5 Ways to Start-off Your Next Video


People get really hung up on how to start their video, which can make thinking about the rest of the video seem more stressful than it should. If you have creative block, or can’t seem to figure out where to start, keep reading and I’m sure one of these options will help you out!

1. Start by addressing the problem

Start with a problem and provide your audience with a solution. Most of the time we look up how to do things it’s because we have a problem or a question we need help solving. People that are seeking out information want the facts and they want them fast. They don’t want to sit through long introductions or any bs. If you can solve people's problems quickly and through video, they will love you for it.

The Russell Brothers address the problem, waste in NYC, right at the start of the video.

2. Start boldly

Think about the videos that usually stop you from scrolling on your phone. They probably start with bold, beautiful shots. Or a bunch of quick edits that are hard to look away from. Regardless of the style of video it is, they are taking risks... and because it’s something different than you typically see, you can't get yourself to stop watching. When in doubt, start your video boldly. Don’t save your best shots until the end, try starting with them instead.

This video is the perfect description of bold and beautiful shots. The quick cuts and sound complement the video nicely and I find it pretty hard to look away.

3. Start by answering why

Get to the juicy details right away. Don’t hold back the information your audience is seeking because if it takes too long for them to figure it out, they’ll likely look for answers somewhere else. The who, what, when and where can be explained later if needed, but start with why because that’s what people really care about.  

In this vlog, Jake and Ethan explain why they are making the interrotron right at the start.

4. Start with your subject

Starting with a subject on camera can be a useful tactic sometimes, especially if the goal of your video is attempting to answer Who? If you need to establish credibility by introducing someone important (CEO, founder, etc.), then getting right to the point with that person speaking can be impactful and speed things up. This tactic is seen a lot in corporate mission videos, explainers, and interviews. However, if it becomes a “talking head” scenario for too long, people will most likely lose interest. So be sure to have some fun and nice looking b-roll to keep the video fast-paced and entertaining.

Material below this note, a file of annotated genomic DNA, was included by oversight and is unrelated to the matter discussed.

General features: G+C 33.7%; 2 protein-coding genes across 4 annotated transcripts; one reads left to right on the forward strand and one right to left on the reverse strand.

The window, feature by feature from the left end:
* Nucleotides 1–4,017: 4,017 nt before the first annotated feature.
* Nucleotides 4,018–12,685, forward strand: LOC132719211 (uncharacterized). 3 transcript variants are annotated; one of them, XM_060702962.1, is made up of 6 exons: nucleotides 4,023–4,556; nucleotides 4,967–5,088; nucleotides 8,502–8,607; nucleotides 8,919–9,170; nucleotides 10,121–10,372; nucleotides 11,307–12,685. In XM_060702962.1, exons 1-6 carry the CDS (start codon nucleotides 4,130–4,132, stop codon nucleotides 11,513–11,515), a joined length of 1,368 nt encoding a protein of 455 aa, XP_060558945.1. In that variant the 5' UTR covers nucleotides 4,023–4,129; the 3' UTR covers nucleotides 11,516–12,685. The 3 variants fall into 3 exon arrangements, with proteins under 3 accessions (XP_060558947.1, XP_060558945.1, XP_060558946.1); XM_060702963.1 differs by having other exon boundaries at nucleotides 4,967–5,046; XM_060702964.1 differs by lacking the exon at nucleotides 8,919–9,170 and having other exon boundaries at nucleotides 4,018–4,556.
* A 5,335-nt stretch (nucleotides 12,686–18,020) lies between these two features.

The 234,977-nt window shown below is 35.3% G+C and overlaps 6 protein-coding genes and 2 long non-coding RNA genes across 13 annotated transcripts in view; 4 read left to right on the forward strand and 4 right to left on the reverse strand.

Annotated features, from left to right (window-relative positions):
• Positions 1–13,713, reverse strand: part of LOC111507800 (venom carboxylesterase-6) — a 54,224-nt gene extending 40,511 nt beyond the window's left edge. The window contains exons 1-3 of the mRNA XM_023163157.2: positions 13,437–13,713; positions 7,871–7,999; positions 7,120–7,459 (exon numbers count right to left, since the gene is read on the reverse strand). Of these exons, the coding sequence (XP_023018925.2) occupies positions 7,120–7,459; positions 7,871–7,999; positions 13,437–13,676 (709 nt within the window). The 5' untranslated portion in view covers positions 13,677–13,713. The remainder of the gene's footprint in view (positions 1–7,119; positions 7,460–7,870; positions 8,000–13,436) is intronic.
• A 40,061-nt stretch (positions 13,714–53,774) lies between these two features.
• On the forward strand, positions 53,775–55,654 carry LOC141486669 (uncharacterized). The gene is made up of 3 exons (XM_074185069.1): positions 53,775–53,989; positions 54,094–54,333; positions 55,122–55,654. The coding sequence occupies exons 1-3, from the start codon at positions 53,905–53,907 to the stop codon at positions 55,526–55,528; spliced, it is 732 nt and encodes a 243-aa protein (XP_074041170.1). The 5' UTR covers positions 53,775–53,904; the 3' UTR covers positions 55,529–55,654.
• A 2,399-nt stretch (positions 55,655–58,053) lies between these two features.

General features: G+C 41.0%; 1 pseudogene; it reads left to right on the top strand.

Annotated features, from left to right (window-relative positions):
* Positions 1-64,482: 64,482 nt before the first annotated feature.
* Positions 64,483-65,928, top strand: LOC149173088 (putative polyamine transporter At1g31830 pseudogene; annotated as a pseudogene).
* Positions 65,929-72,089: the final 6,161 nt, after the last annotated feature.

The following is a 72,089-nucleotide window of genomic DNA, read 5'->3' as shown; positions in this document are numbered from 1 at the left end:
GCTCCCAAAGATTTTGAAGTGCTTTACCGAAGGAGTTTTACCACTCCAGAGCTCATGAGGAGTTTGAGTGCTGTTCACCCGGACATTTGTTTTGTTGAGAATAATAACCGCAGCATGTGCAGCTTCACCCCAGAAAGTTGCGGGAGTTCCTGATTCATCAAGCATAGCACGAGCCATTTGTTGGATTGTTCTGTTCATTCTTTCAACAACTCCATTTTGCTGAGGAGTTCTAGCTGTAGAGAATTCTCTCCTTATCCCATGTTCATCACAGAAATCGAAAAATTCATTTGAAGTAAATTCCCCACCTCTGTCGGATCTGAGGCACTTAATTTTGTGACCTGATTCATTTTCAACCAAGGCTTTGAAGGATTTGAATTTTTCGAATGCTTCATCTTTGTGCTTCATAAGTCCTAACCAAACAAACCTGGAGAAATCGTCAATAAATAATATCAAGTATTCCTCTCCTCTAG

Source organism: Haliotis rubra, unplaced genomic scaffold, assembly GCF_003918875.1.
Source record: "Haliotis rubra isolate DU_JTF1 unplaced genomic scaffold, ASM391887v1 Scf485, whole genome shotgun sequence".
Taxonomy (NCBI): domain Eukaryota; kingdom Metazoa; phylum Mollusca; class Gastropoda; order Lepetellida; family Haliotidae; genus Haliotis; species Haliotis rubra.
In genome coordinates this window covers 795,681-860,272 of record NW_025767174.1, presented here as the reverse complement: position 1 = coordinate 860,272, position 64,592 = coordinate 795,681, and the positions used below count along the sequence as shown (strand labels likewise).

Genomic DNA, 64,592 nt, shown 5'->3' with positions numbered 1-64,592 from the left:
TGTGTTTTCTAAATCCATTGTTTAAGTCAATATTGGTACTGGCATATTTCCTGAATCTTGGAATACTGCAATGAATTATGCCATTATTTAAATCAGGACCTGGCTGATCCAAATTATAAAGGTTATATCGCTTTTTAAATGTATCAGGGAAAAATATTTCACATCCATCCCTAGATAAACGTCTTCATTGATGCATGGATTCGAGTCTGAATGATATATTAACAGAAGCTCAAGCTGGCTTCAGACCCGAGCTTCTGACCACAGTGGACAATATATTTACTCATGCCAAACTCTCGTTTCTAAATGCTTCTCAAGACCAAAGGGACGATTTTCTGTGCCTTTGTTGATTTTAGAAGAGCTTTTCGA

We interviewed several department heads at Regeneron to explain the company’s mission, giving the video a strong voice that its viewers would respect and listen to.

5. Start by getting right to the point

With how many photos and videos there are floating around these days, you need to get to your point right away. You have about 10 seconds maximum to capture your audience’s attention (and that’s being generous, it’s realistically more like 3 seconds). Ask yourself what does your audience care about? What do they really want to know? And then answer that as clearly and concisely as possible. People appreciate videos that don’t waste time and get right to the point, so your audience will love you for that.

In this explainer video, Jake and Ethan get right to showing the before and after at the start of the video, and then dive in deeper with how they made that effect happen.

Regardless of how you start your video, be sure to make it stand out. Take chances. Get those creative juices flowing. Grab the viewer's attention from the get-go. If you do these things, your video will start off in a great place.